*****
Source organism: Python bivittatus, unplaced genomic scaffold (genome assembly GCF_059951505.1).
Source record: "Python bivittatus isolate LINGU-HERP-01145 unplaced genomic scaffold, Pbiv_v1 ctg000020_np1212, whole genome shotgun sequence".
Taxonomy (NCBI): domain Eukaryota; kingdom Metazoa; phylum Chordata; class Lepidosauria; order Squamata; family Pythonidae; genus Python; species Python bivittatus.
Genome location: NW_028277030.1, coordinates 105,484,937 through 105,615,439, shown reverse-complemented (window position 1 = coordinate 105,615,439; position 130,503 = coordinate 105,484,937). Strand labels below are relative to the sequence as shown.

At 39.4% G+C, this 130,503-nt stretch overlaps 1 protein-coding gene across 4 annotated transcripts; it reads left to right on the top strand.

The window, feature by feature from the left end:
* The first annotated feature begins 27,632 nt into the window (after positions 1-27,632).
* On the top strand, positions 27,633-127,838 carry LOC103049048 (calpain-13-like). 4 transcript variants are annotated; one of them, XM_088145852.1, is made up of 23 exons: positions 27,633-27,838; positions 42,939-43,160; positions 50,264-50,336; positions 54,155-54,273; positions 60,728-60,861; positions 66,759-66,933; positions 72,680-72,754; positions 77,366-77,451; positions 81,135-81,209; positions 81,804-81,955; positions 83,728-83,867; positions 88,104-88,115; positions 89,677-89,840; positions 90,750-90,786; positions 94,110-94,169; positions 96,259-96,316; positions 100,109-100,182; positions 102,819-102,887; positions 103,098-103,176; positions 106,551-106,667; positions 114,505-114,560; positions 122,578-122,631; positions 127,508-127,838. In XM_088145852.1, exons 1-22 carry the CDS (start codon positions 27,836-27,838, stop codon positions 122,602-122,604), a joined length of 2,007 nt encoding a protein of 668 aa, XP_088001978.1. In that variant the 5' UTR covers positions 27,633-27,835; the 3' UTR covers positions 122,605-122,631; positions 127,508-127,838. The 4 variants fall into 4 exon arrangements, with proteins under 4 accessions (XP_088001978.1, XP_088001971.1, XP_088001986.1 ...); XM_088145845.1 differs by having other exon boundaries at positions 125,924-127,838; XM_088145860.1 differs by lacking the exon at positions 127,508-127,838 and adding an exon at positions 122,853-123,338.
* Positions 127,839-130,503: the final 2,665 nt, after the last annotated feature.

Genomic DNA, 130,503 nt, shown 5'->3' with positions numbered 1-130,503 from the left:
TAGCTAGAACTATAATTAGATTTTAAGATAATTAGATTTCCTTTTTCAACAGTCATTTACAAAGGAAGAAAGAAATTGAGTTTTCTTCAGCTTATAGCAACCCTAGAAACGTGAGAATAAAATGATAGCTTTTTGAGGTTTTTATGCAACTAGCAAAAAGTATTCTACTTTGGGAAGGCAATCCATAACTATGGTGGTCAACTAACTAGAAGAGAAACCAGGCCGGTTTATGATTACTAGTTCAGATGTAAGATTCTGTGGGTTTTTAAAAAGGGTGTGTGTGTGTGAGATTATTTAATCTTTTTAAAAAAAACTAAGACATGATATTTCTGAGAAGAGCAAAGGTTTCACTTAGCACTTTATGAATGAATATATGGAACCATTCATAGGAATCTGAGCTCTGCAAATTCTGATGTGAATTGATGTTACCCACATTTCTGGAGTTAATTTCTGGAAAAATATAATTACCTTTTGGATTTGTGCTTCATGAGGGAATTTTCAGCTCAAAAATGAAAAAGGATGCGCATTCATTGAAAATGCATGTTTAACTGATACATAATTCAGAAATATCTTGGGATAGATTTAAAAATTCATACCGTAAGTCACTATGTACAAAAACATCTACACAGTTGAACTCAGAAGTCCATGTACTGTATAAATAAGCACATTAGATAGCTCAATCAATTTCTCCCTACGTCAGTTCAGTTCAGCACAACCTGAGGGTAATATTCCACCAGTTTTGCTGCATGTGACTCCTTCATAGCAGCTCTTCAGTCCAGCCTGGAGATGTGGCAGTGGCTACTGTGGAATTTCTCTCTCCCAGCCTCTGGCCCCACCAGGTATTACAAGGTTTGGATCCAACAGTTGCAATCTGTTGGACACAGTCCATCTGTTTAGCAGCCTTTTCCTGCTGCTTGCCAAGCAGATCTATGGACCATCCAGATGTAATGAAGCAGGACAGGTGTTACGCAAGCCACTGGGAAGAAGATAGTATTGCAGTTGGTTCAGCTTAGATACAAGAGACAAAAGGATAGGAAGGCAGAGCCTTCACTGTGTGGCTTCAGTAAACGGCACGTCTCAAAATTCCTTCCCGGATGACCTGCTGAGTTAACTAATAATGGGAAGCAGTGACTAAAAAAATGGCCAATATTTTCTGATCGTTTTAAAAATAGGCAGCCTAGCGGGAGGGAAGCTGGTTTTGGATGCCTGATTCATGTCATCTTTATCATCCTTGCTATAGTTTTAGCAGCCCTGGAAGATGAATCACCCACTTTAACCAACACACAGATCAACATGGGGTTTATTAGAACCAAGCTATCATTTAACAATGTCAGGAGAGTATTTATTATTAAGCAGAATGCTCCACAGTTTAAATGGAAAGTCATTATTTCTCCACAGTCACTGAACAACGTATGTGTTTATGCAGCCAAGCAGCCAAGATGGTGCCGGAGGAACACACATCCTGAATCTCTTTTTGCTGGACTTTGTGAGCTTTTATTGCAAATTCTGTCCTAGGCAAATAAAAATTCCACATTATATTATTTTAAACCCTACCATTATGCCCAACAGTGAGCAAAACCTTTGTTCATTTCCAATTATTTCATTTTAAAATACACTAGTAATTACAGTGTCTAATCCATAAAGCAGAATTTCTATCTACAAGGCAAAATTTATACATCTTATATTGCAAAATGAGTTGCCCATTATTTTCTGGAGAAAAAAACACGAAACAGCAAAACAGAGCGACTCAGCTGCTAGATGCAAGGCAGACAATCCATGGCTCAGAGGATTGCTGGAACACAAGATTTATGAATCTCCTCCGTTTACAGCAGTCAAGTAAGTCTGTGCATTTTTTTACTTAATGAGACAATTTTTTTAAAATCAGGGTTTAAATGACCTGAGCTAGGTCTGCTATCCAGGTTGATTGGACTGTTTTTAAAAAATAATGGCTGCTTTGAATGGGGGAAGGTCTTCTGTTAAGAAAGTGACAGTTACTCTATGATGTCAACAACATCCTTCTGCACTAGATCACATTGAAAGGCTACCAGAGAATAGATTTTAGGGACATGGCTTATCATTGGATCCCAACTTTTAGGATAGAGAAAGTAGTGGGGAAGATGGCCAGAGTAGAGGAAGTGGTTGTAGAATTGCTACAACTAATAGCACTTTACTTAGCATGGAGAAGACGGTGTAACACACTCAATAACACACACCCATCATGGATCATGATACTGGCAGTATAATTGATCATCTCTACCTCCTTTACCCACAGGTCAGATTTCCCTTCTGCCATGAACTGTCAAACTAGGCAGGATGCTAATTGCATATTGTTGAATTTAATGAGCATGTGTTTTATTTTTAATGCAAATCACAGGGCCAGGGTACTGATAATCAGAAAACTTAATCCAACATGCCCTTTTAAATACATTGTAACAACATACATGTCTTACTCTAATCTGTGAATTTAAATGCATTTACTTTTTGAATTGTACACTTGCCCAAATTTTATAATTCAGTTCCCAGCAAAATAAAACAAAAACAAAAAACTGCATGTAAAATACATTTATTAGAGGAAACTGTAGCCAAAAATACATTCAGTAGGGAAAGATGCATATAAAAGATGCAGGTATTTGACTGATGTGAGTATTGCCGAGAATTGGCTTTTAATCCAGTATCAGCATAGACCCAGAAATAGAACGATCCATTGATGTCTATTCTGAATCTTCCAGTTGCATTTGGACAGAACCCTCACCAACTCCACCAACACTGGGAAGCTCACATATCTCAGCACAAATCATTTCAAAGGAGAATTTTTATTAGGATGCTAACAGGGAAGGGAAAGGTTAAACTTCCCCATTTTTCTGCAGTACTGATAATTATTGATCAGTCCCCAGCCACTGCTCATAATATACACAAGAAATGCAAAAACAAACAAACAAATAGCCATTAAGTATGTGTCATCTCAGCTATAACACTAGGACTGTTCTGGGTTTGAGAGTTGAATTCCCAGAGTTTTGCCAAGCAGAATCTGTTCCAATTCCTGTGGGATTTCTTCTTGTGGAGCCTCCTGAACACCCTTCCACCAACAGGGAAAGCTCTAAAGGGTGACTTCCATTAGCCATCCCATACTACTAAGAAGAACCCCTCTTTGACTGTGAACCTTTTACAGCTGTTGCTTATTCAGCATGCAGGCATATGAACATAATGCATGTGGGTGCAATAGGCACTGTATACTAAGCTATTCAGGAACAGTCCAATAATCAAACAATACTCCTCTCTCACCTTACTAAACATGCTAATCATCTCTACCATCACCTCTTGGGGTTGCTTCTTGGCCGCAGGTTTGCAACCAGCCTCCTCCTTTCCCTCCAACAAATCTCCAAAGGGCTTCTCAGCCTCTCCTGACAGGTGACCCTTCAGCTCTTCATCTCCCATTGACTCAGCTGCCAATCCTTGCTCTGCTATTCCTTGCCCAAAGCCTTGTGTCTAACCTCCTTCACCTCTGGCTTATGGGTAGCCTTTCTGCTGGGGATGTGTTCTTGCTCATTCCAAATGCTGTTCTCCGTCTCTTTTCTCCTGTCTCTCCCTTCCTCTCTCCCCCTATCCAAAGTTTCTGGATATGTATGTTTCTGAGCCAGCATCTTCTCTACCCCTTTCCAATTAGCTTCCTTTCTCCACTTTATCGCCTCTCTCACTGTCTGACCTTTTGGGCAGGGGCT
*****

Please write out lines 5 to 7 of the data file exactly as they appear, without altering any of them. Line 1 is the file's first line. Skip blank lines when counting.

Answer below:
At 39.4% G+C, this 130,503-nt stretch overlaps 1 protein-coding gene across 4 annotated transcripts; it reads left to right on the top strand.

The window, feature by feature from the left end:
* The first annotated feature begins 27,632 nt into the window (after positions 1-27,632).